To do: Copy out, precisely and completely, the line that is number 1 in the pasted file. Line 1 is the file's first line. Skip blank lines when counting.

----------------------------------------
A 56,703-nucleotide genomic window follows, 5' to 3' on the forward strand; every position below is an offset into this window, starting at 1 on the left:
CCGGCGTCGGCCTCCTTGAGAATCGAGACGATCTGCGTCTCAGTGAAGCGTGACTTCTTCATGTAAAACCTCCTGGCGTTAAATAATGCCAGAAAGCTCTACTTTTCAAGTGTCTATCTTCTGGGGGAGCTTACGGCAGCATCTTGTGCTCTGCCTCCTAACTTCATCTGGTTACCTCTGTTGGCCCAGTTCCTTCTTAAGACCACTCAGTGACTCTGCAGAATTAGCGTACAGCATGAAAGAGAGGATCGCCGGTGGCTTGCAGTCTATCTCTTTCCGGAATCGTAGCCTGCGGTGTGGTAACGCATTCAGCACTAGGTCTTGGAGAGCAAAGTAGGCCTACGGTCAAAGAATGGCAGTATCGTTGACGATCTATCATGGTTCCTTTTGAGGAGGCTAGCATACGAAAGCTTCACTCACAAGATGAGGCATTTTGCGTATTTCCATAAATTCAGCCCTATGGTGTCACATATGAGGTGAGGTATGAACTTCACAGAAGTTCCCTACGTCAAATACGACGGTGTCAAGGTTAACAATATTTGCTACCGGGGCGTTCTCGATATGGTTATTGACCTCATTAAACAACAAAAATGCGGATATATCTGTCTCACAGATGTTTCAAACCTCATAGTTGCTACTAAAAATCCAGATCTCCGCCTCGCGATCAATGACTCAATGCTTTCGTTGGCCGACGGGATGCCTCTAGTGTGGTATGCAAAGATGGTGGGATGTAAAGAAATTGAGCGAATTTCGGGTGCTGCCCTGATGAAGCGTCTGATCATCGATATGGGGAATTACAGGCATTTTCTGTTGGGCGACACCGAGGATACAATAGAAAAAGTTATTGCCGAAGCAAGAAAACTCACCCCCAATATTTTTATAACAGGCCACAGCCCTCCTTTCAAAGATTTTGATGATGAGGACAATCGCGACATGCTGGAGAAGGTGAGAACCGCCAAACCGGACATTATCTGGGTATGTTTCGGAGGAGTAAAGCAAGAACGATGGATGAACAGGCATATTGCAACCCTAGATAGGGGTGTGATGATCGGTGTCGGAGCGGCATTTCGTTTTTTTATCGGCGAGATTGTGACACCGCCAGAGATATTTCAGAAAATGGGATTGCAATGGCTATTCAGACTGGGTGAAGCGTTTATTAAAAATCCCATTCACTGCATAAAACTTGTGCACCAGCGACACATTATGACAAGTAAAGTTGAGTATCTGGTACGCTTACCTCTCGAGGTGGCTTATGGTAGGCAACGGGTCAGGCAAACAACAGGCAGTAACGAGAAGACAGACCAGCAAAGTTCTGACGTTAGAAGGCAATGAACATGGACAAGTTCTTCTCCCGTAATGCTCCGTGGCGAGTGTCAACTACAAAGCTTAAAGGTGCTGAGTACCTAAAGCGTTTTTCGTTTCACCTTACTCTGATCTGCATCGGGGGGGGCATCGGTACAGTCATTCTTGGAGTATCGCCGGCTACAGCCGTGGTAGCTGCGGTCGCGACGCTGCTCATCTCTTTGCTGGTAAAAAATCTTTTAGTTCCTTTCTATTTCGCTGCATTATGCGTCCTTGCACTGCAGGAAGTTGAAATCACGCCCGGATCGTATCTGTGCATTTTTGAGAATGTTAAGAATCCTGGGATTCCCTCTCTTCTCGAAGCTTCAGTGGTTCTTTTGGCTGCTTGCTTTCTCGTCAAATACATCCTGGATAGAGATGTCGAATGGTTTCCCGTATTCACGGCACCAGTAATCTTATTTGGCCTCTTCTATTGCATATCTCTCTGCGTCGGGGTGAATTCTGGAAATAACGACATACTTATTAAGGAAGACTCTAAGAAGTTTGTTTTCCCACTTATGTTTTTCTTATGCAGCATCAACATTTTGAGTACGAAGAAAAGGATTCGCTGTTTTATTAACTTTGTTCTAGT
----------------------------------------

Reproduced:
A 56,703-nucleotide genomic window follows, 5' to 3' on the forward strand; every position below is an offset into this window, starting at 1 on the left: